
14
Ea
A
S
 (W·m–2)
L
R
(W·m–2)H (W·m–2)E (W·m–2)Aa
E
Source
145 47 20 78 0.22 0.35 [24]
164 70 17 77 0.17 0.36 [31]
174 72 24 79 0.19 0.30 [96]
157 52 17 88 0.24 0.30 [97]
174 68 27 79 0.19 0.30 [98]
171 72 17 82 0.20 0.30 [72]
169 63 16 90 0.20 0.31 [99]
154 55 17 82 0.25 0.30 [100]
161 66 26 69 0.23 0.30 [15]
171 68 21 82 0.20 0.30 [32]
157 51 24 82 0.23 0.31 [101]
171 68 24 79 0.20 0.30 [102]
168 66 24 78 0.20 0.31 [95]
165 46 - - 0.19 0.33 [103]
161 63 17 80 0.23 0.30 [44]
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982
by cloud microphysical processes mainly contributes to
establish and perpetuate atmospheric circulation systems
and cycles of different spatial and temporal scales, re-
spectively (see also Figure 11), where also the Earth’s
rotation plays a notable role. The Hadley cells at both
sides of the Intertropical Convergence Zone (ITCZ), for
instance, are essential for maintaining the general circu-
lation in the atmosphere [45]. They are perpetuated by
the release of latent heat in the so-called hot towers em-
bedded in mesoscale convective systems, which are an
order of magnitude greater in area than the hot tower
updraft [46]. These hot towers in which notably diluted
warm moist air of the ABL is transported upward even
penetrates the tropopause and the lower stratosphere [45,
47]. As argued by Lindzen and Pan [35,48], orbital
variations can greatly influence the intensity of the Had-
ley circulation, i.e., orbital variations can also affect the
general circulation in the atmosphere and the related heat
transfer on the planetary scale.
As the absorption of solar radiation by atmospheric
constituents and the exchange of energy between the soil
and/or water layers adjacent to the Earth’s surface and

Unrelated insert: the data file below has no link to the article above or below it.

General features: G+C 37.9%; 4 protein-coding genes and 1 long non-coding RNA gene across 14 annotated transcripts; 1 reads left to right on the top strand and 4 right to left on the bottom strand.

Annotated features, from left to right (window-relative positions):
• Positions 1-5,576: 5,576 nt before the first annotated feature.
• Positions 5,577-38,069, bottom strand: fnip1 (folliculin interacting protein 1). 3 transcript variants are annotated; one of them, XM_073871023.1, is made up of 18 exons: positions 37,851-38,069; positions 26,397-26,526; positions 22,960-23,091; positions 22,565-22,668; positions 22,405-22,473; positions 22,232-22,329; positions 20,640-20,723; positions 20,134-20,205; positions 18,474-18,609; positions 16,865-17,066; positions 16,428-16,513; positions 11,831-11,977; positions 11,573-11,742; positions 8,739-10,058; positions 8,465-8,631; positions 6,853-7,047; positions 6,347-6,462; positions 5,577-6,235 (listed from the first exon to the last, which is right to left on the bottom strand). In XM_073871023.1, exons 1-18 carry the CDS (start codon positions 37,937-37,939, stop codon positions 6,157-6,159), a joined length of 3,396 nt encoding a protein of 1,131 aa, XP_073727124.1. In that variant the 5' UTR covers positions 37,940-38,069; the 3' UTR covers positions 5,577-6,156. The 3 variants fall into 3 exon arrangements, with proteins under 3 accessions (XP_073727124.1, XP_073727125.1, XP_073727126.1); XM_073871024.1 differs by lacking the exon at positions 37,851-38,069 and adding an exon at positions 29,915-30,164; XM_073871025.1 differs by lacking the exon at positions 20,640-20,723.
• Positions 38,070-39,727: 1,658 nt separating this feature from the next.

the atmosphere by the fluxes of sensible and latent heat
already serve to heat the atmosphere (of about 74 per-
cent or 175 W·m–2 of the energetically relevant solar
radiation, on global average, see Tab l e 2 ), we have to
expect that those atmospheric constituents, which are
able to emit and absorb infrared (IR) radiation (usually
in finite spectral ranges), will emit energy in the IR
range in all directions. The amount of this IR radiation
depends on the temperature of these constituents. From
this point of view it is indispensable to consider the
down-welling IR radiation reaching the Earth’s surface,
where most of it is absorbed.
The soil and/or water layers adjacent to the Earth’s
surface also emit IR radiation depending on the surface
temperature. A notable portion of this IR radiation is
absorbed by atmospheric constituents and emitted in all
directions, too. A smaller one is propagating through the
atmosphere where the extinction by intervening con-
stituents is small. Such a spectral region is the so-called
atmospheric window ranging from 8.3 μm to 12.5 μm
(e.g., [15,25,27,49]) that corresponds to spectroscopic
wave numbers ranging from 1250 cm–1 to 800 cm–1. It
only contains the 9.6 μm-band of ozone. The spectral
region of the atmospheric window ranging from 10 μm
to 12.5 μm is the most common band for meteorological
satellites because it is relatively transparent to radiation
Figure 11. The main energy reservoirs of the system Earth-atmosphere and the energy fluxes (global annual
means) between them which are linked to the existence of circulations and cycles within this system (adopted
from Fortak [31]).
G. Kramm et al. / Natural Science 3 (2011) 971-998
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983983
up-welling from the earth’s surface [49].
2.1.3. The Energy Conversion at the Earth’s
Surface